Austria expels alleged Turkish spy 'who was ordered to kill Kurdish politician'

Austria has expelled a Turkish defector who in September claimed that he was ordered to kill Kurdish politician Berivan Aslan by the Turkish National Intelligence Organization (MİT). Feyyaz Öztürk said at the time that he didn't want to shoot Aslan and asked for police protection.

MİT headquarters in Istanbul is seen in this file photo.

Duvar English 

Austria has expelled a man of Turkish origin who last year claimed to have been tasked by Turkey's National Intelligence Organization (MİT) with killing a Kurdish-Austrian politician. 

Feyyaz Öztürk, 53, turned himself in to the Austrian intelligence services in September, saying that he didn't want to Berivan Aslan, a former Green Party lawmaker of Kurdish descent and a vocal critic of President Recep Tayyip Erdoğan, and asked for police protection.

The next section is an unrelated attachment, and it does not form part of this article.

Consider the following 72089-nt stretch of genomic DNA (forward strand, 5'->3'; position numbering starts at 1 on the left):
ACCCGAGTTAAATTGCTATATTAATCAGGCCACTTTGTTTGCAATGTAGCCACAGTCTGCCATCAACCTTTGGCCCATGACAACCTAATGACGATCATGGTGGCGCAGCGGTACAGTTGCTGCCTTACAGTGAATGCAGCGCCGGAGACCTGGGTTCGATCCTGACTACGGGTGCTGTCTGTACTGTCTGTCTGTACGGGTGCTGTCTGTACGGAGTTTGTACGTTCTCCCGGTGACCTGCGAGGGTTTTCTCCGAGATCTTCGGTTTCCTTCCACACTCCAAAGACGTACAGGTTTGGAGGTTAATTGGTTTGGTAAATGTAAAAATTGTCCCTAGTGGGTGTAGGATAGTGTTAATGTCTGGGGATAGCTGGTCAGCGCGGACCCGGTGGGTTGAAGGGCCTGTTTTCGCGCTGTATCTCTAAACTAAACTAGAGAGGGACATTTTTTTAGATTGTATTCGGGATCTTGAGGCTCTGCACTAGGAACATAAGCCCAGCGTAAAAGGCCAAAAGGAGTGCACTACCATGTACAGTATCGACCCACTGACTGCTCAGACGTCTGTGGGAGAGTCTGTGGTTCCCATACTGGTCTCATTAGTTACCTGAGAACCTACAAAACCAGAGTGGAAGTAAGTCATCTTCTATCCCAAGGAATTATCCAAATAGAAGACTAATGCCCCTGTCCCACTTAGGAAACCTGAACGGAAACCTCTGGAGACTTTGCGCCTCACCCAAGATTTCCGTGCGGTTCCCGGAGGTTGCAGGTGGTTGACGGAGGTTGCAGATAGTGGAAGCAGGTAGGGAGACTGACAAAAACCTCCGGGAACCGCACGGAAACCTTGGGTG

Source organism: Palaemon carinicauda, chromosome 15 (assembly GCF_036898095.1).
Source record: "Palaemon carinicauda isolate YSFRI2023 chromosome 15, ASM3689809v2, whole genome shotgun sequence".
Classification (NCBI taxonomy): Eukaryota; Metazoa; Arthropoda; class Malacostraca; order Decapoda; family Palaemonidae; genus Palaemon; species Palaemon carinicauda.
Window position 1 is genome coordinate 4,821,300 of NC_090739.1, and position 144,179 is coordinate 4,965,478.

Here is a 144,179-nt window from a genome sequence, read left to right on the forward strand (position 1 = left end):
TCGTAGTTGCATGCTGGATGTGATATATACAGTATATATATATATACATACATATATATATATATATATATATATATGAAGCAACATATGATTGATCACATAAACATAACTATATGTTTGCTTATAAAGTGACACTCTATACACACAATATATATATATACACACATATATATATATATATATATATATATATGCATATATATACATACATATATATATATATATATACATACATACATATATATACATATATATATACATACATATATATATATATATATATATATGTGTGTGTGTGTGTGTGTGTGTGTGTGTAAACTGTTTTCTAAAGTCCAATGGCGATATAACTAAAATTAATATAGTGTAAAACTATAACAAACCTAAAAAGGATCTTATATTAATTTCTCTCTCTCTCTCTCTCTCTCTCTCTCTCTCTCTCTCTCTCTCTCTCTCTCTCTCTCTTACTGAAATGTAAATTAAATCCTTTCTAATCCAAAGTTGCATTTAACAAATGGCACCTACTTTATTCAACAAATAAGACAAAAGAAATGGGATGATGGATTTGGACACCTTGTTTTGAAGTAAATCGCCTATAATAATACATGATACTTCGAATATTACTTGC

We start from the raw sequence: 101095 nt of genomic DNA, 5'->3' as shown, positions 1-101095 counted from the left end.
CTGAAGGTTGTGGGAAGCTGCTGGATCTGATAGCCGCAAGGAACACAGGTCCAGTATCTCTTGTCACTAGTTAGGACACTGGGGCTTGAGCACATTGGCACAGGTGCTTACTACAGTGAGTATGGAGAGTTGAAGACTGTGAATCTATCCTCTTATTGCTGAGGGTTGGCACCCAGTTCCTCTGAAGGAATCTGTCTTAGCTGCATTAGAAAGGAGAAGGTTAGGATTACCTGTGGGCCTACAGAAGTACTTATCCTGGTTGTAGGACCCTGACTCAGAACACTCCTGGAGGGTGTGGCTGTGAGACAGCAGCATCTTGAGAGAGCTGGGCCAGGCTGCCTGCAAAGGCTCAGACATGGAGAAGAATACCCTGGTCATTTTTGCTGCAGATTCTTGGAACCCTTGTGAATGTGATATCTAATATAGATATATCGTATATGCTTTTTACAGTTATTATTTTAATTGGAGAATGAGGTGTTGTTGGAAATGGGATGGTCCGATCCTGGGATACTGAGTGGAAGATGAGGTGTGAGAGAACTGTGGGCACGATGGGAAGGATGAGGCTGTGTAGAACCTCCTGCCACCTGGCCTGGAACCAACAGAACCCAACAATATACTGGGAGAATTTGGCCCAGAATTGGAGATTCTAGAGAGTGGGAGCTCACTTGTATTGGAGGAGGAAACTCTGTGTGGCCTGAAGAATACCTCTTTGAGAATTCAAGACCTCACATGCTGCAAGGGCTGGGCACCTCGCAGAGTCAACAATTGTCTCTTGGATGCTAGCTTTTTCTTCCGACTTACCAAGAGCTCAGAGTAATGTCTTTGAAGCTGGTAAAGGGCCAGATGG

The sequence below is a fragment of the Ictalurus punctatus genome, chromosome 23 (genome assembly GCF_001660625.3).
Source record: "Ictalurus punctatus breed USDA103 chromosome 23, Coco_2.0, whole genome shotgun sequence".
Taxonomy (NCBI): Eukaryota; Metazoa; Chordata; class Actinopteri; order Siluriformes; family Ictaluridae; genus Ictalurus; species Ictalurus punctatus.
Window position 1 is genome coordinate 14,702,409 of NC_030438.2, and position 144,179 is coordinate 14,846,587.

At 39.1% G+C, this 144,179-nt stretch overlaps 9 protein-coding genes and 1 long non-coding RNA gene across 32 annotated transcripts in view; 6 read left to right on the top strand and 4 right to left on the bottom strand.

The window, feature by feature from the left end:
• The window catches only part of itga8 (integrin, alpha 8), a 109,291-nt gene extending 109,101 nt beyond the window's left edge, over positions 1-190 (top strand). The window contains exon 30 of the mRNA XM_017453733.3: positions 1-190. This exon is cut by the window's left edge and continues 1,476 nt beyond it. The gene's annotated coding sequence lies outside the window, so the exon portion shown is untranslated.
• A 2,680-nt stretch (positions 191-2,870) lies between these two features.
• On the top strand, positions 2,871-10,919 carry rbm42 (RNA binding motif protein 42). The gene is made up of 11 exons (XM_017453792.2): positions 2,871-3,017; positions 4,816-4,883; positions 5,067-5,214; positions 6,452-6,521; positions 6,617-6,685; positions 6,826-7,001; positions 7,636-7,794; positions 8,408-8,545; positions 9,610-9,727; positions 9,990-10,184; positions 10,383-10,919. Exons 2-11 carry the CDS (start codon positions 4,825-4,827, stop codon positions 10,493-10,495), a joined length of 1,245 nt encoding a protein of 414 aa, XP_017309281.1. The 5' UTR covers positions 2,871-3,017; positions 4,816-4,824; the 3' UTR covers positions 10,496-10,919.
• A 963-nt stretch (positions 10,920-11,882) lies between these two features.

“The authorities considered him to be an imminent danger to public security and he was taken to the Italian border before Christmas,” Özturk’s lawyer Veronika Ujvarosi told AFP.

Prosecutors confirmed that they had opened an investigation against Öztürk in September and subsequently charged him with conducting “military espionage on behalf of a foreign state.”

He risks up to two years in jail if convicted.

Öztürk's trial is scheduled for Feb. 4, Vienna’s criminal court confirmed on Jan. 12. As he could no longer be held in pre-trial detention, authorities decided to expel him rather than allow him to remain on Austrian soil, Ujvarosi said.

“My client is well and he would like to return to Austria,” she said, adding that she had asked for a temporary lifting of his ban from Austria so that he can attend his trial.

Aslan told AFP this week that she was still under police protection, first extended to her when the plot allegations came to light last year.

The Austrian government has long been concerned about the influence of Turkey’s secret service in Austria and this latest case has raised the alarm.